Grad returns to the Hill with Agony
- Pete Rouse to receive honorary degree
- Savas Zembillas to receive honorary degree
- Erik Quist to receive honorary degree
Mike Daisey ’96 returned to the Hill on Monday, April 23, taking over Runnals Theater to perform his celebrated and sometimes controversial one-man show, The Agony and the Ecstasy of Steve Jobs. During its successful run at the Public Theater in New York City, the play received critical acclaim from The Wall Street Journal and The Washington Post. Since leaving the Hill, Daisey has built up an impressive resume of performances and has been nominated for an Outer Critics Circle Award, and two Drama League Awards. He has received a number of honors and accolades for his past work.
Daisey became famous, and then infamous, for a portion of a monologue that aired on WBEZ Chicago’s This American Life in January 2012, titled “The Agony and Ecstasy of Steve Jobs.” While it quickly became the most listened-to episode in the history of the show, it also sparked a scandal when the program discovered Daisey had stretched or completely fabricated many of his sources. Ira Glass, the host of This American Life, dedicated an entire show in March to issuing a solemn retraction of Daisey’s show and exposing the false parts of his story.
The show of the same name, however, was markedly different from the one that aired on This American Life. In it, Daisey pulled many of the offending parts (although he kept some in) and attempted to transform the controversy into an element of the play.
“I am a noted liar, a charlatan,” Daisey said at a turning point in his monologue. It seemed on Monday night that much of the material that instigated the scandal was cut out. One of the most emotional parts of the previous version of the show—about a Foxconn worker whose hand was mangled making iPads but who had never actually used one—was not present in Monday’s show. This American Life reported that the man had never said that and had not even said he worked at Foxconn.
While waiting in the theater before the performance, apparent to probably no one other than myself—a self-professed Apple fanboy—the speakers were exclusively playing songs that have appeared in Apple advertisements or other Apple-related videos over the years, such as “Exodus Honey” from the Mac OS X Leopard operating system welcome screen.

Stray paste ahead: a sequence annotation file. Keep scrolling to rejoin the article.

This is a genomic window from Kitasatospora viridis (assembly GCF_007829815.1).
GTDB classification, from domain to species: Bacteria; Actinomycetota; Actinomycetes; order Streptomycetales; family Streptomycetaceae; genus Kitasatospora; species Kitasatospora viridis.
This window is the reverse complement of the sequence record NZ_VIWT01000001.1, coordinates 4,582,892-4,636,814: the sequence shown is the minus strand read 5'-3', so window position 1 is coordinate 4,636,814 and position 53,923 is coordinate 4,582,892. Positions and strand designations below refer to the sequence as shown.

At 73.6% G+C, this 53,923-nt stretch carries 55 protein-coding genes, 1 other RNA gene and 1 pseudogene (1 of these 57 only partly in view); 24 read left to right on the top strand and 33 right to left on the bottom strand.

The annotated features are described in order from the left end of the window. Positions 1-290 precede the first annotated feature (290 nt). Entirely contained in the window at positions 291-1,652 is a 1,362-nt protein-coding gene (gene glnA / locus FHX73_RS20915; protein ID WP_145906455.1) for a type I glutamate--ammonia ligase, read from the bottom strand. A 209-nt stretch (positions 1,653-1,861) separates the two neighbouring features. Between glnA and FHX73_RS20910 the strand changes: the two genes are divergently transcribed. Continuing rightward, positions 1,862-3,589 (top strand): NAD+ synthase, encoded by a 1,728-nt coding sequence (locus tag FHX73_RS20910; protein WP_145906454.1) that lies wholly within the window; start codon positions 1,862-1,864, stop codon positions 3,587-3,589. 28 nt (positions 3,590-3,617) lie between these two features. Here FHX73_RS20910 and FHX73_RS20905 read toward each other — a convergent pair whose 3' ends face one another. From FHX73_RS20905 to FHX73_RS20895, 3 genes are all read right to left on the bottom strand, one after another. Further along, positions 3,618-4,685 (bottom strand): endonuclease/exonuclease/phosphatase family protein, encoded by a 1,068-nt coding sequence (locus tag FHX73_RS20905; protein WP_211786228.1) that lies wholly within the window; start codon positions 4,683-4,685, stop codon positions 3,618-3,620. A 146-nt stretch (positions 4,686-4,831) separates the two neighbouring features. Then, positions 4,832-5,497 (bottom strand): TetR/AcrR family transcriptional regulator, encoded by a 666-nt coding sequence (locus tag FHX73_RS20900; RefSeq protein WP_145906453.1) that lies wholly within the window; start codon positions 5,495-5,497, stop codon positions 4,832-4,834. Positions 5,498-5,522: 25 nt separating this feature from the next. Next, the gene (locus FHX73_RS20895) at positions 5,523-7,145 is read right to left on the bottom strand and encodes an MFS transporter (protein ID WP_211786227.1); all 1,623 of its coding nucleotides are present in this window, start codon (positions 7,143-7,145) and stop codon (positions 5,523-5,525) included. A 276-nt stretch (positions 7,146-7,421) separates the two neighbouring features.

Daisey’s expressive delivery was bombastic in every imaginable way. It’s hard to describe how effluent Daisey’s monologuing is—I recommend you go find out for yourself. His delivery is half hard-nosed speech, half wildly gesticulating theater production. Imitated phone calls between an imaginary Steve Jobs and the funny, contorted faces of Apple executives, a fairly good re-enactment of a dot-matrix printer (complete with loud, screeching sound effects), and a portrait of Steve Wozniak—the king of the geeks—chugging, or maybe bathing, in Mountain Dew, were all part of Daisey’s arsenal to imbue the audience with the same agony and ecstasy he felt as a follower of the cult of Mac.
Daisey’s show shifted the focus to the power of storytelling to incite change at Apple and Foxconn. According to TechCrunch, a technology blog, “He may have failed as a journalist, but he humanized a problem that we have been avoiding for too long.”
Daisey said of the American public in reference to the human rights violations in the Foxconn factories, “We will do anything not to look at it.” He spoke of how vehement we are about human rights in America, but when we fall short of sticking to that when dealing internationally, we turn the other cheek. “There is an incredible pressure not to tell the story,” he said in his monologue.
Daisey commented after the show that this was the first time the new version of the play has been performed to an audience, although that hasn’t been fact-checked.
Daisey is a native of Maine and completed an independent major in aesthetics as a Colby student. Back then, he was apparently even more full of energy than he is now. Dick Sewell, theater professor, remarked, “The ideas just flowed through that guy’s head in rivers and floods.” Professor Todd Coulter dated Daisey’s wife—before she and Mike met—when they were both young.
In regard to the scandal, I believe both parties are partly to blame. Daisey is at fault for trying to pass gonzo journalism off as real journalism, and This American Life is at fault for not doing their homework. The Colby audience loved Daisey’s performance and gave him a standing ovation for it. I’m sure you’d love it too, as long as you keep in mind why the show was in Runnals, not Diamond.